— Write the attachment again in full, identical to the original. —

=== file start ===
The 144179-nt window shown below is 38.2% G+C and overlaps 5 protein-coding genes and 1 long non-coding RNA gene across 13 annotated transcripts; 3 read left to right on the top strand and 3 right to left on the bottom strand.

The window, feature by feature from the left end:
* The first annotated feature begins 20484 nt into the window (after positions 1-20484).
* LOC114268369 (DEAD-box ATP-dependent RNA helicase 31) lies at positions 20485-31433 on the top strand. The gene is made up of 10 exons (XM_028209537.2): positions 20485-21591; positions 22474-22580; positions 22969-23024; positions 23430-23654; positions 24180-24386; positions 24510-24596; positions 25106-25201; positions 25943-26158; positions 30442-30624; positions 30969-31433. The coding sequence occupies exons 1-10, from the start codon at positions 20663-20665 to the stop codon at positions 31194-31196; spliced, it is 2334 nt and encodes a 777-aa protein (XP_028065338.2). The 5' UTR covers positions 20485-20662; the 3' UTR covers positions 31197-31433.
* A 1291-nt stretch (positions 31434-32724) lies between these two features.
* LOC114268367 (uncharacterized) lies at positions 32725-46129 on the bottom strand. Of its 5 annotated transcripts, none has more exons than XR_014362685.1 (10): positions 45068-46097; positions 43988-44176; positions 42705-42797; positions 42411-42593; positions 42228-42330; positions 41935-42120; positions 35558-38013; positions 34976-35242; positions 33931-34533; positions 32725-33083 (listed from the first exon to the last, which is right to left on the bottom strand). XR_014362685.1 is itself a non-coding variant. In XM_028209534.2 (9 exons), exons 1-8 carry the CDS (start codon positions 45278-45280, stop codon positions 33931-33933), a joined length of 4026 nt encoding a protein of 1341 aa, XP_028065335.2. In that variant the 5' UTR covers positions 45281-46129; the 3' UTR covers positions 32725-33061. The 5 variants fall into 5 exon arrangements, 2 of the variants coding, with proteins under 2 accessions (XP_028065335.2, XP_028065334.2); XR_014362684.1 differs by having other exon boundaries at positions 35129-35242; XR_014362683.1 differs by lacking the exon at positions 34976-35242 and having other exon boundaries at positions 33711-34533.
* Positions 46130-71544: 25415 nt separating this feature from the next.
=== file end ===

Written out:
The 144179-nt window shown below is 38.2% G+C and overlaps 5 protein-coding genes and 1 long non-coding RNA gene across 13 annotated transcripts; 3 read left to right on the top strand and 3 right to left on the bottom strand.

The window, feature by feature from the left end:
* The first annotated feature begins 20484 nt into the window (after positions 1-20484).
* LOC114268369 (DEAD-box ATP-dependent RNA helicase 31) lies at positions 20485-31433 on the top strand. The gene is made up of 10 exons (XM_028209537.2): positions 20485-21591; positions 22474-22580; positions 22969-23024; positions 23430-23654; positions 24180-24386; positions 24510-24596; positions 25106-25201; positions 25943-26158; positions 30442-30624; positions 30969-31433. The coding sequence occupies exons 1-10, from the start codon at positions 20663-20665 to the stop codon at positions 31194-31196; spliced, it is 2334 nt and encodes a 777-aa protein (XP_028065338.2). The 5' UTR covers positions 20485-20662; the 3' UTR covers positions 31197-31433.
* A 1291-nt stretch (positions 31434-32724) lies between these two features.
* LOC114268367 (uncharacterized) lies at positions 32725-46129 on the bottom strand. Of its 5 annotated transcripts, none has more exons than XR_014362685.1 (10): positions 45068-46097; positions 43988-44176; positions 42705-42797; positions 42411-42593; positions 42228-42330; positions 41935-42120; positions 35558-38013; positions 34976-35242; positions 33931-34533; positions 32725-33083 (listed from the first exon to the last, which is right to left on the bottom strand). XR_014362685.1 is itself a non-coding variant. In XM_028209534.2 (9 exons), exons 1-8 carry the CDS (start codon positions 45278-45280, stop codon positions 33931-33933), a joined length of 4026 nt encoding a protein of 1341 aa, XP_028065335.2. In that variant the 5' UTR covers positions 45281-46129; the 3' UTR covers positions 32725-33061. The 5 variants fall into 5 exon arrangements, 2 of the variants coding, with proteins under 2 accessions (XP_028065335.2, XP_028065334.2); XR_014362684.1 differs by having other exon boundaries at positions 35129-35242; XR_014362683.1 differs by lacking the exon at positions 34976-35242 and having other exon boundaries at positions 33711-34533.
* Positions 46130-71544: 25415 nt separating this feature from the next.